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Saturday, February 27, 2010

Leaving A Mark at the La Brea Tar Pits

Last Fall, I spent a couple of hours walking along Wilshire Blvd. through Beverly Hills and the Miracle Mile district of Los Angeles.

Smack dab in the middle of Los Angeles - located on our city's busiest street - is the La Brea Tar Pits.

The La Brea Tar Pits has the distinction of being the largest deposit of Ice Age fossils in the entire world.

It would be easy to spend a couple hours walking around outside the outdoor excavation sites as well as the adjacent Page Museum. If you've never been there, it's worth visiting. Here's a link:

But as I was just passing through, for me it was a matter of just taking a couple extra minutes to snap some photos.

The large fiberglass mammoths (including one pictured above literally floating on the top of the largest tar pit) gives an idea of the kind of animals that existed in this area in pre-history Los Angeles - as well as the rest of North America. Really amazing. And right in the heart of the city.

One of the many urban problems here in Los Angeles is vandalism from graffiti, commonly known as "tagging." Millions of dollars are spent every year dealing with graffiti - which, unfortunately, only seems to get worse.

So while I'm no friend of the urban decay arising from taggers (more on that in a future post), I found something unique about tar from the La Brea Tar Pits being used by passer-byers to write their names or initials at a small observation platform right off Wilshire Blvd.

So what am I saying? That graffiti from spray paint, pens, or knives (etching on glass) is bad, but graffiti from tar on the wall next to the tar pits is fine?

As that doesn't make any sense, how about: graffiti limited to a 4 foot x 20 foot wall = fine. Everything else = bad.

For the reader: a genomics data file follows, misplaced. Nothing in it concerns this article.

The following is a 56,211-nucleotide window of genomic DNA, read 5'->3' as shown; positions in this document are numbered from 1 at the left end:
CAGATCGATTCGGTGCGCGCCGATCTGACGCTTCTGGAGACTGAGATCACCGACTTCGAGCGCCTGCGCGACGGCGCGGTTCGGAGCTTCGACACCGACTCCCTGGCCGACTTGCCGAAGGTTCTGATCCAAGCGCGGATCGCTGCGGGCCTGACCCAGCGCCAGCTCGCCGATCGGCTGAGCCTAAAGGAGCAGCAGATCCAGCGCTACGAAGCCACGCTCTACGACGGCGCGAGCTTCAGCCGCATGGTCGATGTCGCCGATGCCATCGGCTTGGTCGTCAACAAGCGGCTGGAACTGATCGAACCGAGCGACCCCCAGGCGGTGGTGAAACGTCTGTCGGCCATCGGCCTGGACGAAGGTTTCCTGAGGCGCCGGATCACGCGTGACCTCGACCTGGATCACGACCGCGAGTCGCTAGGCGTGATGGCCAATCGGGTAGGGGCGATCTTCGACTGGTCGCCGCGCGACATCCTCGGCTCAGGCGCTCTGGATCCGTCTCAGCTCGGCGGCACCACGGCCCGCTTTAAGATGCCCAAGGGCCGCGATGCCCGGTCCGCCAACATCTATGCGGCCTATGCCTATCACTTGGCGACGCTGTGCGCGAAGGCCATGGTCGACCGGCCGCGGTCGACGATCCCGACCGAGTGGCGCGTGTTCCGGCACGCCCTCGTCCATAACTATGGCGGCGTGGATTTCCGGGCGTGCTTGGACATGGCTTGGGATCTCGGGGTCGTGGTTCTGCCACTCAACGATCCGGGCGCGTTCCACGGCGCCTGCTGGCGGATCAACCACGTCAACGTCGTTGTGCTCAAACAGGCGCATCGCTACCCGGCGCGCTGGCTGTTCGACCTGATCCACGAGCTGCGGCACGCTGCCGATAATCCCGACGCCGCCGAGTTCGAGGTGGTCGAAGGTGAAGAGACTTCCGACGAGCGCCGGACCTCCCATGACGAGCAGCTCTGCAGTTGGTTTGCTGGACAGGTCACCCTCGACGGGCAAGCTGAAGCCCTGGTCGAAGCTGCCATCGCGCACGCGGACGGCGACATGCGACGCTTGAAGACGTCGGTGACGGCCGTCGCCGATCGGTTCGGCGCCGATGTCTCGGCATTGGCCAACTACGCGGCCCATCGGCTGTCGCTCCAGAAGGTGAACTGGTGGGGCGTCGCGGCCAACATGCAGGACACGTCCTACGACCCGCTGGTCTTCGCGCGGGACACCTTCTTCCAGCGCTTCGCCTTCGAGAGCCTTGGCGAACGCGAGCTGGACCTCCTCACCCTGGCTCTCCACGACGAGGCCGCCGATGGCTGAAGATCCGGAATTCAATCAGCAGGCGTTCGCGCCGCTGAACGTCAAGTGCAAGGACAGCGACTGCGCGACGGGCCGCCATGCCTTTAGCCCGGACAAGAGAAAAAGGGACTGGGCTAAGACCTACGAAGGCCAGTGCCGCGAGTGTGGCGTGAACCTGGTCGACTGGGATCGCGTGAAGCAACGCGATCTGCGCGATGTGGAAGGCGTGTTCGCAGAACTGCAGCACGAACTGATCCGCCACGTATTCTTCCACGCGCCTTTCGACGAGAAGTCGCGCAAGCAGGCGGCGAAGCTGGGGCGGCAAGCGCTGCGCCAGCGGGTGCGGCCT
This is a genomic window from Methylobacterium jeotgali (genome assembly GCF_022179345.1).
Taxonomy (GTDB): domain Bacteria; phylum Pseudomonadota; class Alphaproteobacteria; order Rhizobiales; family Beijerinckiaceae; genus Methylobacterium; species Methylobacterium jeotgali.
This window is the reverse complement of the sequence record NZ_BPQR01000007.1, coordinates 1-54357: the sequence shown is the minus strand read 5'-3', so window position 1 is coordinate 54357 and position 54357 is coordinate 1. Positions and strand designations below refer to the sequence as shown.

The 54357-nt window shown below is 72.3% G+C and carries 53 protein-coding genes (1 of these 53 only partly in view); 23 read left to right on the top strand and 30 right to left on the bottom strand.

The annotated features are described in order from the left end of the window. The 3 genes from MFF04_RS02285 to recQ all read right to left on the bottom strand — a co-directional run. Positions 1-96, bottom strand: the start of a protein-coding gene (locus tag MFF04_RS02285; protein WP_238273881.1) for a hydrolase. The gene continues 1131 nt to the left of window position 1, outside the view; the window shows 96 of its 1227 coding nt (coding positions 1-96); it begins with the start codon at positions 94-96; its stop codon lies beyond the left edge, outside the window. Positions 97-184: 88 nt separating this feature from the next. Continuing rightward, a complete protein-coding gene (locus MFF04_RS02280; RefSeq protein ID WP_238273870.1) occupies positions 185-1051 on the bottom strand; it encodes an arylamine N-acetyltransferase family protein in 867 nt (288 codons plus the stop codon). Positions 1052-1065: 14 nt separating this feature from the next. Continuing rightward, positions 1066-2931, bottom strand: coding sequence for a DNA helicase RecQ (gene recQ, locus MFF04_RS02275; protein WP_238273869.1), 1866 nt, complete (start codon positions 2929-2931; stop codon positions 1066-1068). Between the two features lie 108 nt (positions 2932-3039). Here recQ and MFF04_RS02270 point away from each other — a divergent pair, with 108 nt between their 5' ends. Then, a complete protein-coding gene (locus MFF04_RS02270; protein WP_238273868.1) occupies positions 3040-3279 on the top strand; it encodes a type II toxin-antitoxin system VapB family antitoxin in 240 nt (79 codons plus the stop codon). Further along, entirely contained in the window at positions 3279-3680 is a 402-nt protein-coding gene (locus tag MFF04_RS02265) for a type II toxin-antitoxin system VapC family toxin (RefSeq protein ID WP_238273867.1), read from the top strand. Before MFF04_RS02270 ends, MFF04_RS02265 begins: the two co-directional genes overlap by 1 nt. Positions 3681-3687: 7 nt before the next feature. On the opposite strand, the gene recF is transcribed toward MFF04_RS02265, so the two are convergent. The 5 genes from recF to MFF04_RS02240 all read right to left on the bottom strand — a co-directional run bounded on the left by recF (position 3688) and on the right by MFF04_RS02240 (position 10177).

Saturday, February 20, 2010

Matt Logue's Empty L.A.

A couple of months back, the L.A. Times did a story on photographer Matt Logue's book "Empty L.A."

Logue's book is a series of photographs of normally busy spots around Los Angeles, but with (thanks to some amazing "Photoshop" editing) people and vehicles removed from sight.

The above photo of the San Diego Freeway at Sunset Blvd - normally packed at all hours of the day - looks surreal. And very eerie.

I was most impressed with the empty freeway shots. This is the Golden State Freeway (Interstate 5, or "the 5") looking south towards downtown.

There are also numerous street shots. I can't pinpoint this intersection - the neighborhood reminds me of the area around the Beverly Center. Emptier than Christmas morning . . . I'm not sure why he missed the three parked cars on the right. But, otherwise, nothing on the streets.

Below is another shot of the San Diego Freeway (the 405) past LAX, looking south towards the 105 Freeway. Looks like a river of concrete. A very lonely river of concrete.

"How desolate lies the city once so full of people" wrote the Hebrew prophet Jeremiah (Lamentations 1:1).

While I found Logue's photographs creative, they were also disturbing. OK, disturbing might be too strong of a word. Unsettling. There was something unsettling about them.

It's people, not buildings or roads, that give cities life.

"This is is what the LORD says - he who created the heavens, he is God; he who fashioned and made the earth, he founded it; he did not create it to be empty, but formed it to be inhabited." Isaiah 45:18.

An empty city, a
really empty city, is a dead city. It's stuff of apocalyptic science fiction movies. Remember I Am Legend (2007)? The Will Smith film is a remake of both The Last Man on Earth (1964) and The Omega Man (1971). But even these "empty earth" films had someone. Otherwise there wouldn't have been much of a movie, would there? Even the animated Wall-E had a lone mechanical character on earth.